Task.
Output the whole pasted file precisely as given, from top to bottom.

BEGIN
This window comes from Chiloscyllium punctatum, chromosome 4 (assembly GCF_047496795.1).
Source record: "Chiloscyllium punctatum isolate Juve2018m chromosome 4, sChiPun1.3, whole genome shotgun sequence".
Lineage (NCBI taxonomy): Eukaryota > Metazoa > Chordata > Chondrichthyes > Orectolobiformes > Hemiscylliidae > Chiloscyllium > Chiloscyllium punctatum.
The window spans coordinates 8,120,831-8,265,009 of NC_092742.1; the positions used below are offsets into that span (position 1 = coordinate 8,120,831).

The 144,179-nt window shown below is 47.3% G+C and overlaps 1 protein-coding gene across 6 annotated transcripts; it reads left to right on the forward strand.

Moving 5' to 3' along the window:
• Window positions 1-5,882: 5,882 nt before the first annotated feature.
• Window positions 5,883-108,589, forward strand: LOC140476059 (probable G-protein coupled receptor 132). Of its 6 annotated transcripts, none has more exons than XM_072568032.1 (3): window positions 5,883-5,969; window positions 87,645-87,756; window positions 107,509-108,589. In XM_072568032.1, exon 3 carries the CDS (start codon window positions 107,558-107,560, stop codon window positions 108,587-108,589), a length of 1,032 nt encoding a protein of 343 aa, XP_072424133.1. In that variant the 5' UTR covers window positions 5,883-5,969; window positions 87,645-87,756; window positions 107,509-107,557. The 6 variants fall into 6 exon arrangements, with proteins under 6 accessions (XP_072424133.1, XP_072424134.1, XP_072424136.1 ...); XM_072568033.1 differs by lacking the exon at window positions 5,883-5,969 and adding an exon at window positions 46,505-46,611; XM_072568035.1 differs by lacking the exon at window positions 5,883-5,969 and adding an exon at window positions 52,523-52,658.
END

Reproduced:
This window comes from Chiloscyllium punctatum, chromosome 4 (assembly GCF_047496795.1).
Source record: "Chiloscyllium punctatum isolate Juve2018m chromosome 4, sChiPun1.3, whole genome shotgun sequence".
Lineage (NCBI taxonomy): Eukaryota > Metazoa > Chordata > Chondrichthyes > Orectolobiformes > Hemiscylliidae > Chiloscyllium > Chiloscyllium punctatum.
The window spans coordinates 8,120,831-8,265,009 of NC_092742.1; the positions used below are offsets into that span (position 1 = coordinate 8,120,831).

The 144,179-nt window shown below is 47.3% G+C and overlaps 1 protein-coding gene across 6 annotated transcripts; it reads left to right on the forward strand.

Moving 5' to 3' along the window:
• Window positions 1-5,882: 5,882 nt before the first annotated feature.
• Window positions 5,883-108,589, forward strand: LOC140476059 (probable G-protein coupled receptor 132). Of its 6 annotated transcripts, none has more exons than XM_072568032.1 (3): window positions 5,883-5,969; window positions 87,645-87,756; window positions 107,509-108,589. In XM_072568032.1, exon 3 carries the CDS (start codon window positions 107,558-107,560, stop codon window positions 108,587-108,589), a length of 1,032 nt encoding a protein of 343 aa, XP_072424133.1. In that variant the 5' UTR covers window positions 5,883-5,969; window positions 87,645-87,756; window positions 107,509-107,557. The 6 variants fall into 6 exon arrangements, with proteins under 6 accessions (XP_072424133.1, XP_072424134.1, XP_072424136.1 ...); XM_072568033.1 differs by lacking the exon at window positions 5,883-5,969 and adding an exon at window positions 46,505-46,611; XM_072568035.1 differs by lacking the exon at window positions 5,883-5,969 and adding an exon at window positions 52,523-52,658.